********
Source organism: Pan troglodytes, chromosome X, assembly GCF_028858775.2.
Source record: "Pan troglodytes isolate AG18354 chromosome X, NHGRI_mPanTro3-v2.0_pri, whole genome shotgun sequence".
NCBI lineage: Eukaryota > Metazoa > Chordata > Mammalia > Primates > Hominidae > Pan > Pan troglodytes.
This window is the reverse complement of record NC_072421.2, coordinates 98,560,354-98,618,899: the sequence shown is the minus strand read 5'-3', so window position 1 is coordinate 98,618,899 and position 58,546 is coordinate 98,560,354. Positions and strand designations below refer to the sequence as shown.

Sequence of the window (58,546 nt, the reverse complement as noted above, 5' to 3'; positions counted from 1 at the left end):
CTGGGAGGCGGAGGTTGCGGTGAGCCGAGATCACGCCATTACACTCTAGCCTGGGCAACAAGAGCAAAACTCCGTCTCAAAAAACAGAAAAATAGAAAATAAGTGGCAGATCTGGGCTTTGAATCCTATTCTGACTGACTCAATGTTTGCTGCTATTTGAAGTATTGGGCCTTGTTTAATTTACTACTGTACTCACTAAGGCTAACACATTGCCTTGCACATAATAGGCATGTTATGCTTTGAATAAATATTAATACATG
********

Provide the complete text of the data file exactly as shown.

Source organism: Pan troglodytes, chromosome X, assembly GCF_028858775.2.
Source record: "Pan troglodytes isolate AG18354 chromosome X, NHGRI_mPanTro3-v2.0_pri, whole genome shotgun sequence".
NCBI lineage: Eukaryota > Metazoa > Chordata > Mammalia > Primates > Hominidae > Pan > Pan troglodytes.
This window is the reverse complement of record NC_072421.2, coordinates 98,560,354-98,618,899: the sequence shown is the minus strand read 5'-3', so window position 1 is coordinate 98,618,899 and position 58,546 is coordinate 98,560,354. Positions and strand designations below refer to the sequence as shown.

Sequence of the window (58,546 nt, the reverse complement as noted above, 5' to 3'; positions counted from 1 at the left end):
CTGGGAGGCGGAGGTTGCGGTGAGCCGAGATCACGCCATTACACTCTAGCCTGGGCAACAAGAGCAAAACTCCGTCTCAAAAAACAGAAAAATAGAAAATAAGTGGCAGATCTGGGCTTTGAATCCTATTCTGACTGACTCAATGTTTGCTGCTATTTGAAGTATTGGGCCTTGTTTAATTTACTACTGTACTCACTAAGGCTAACACATTGCCTTGCACATAATAGGCATGTTATGCTTTGAATAAATATTAATACATG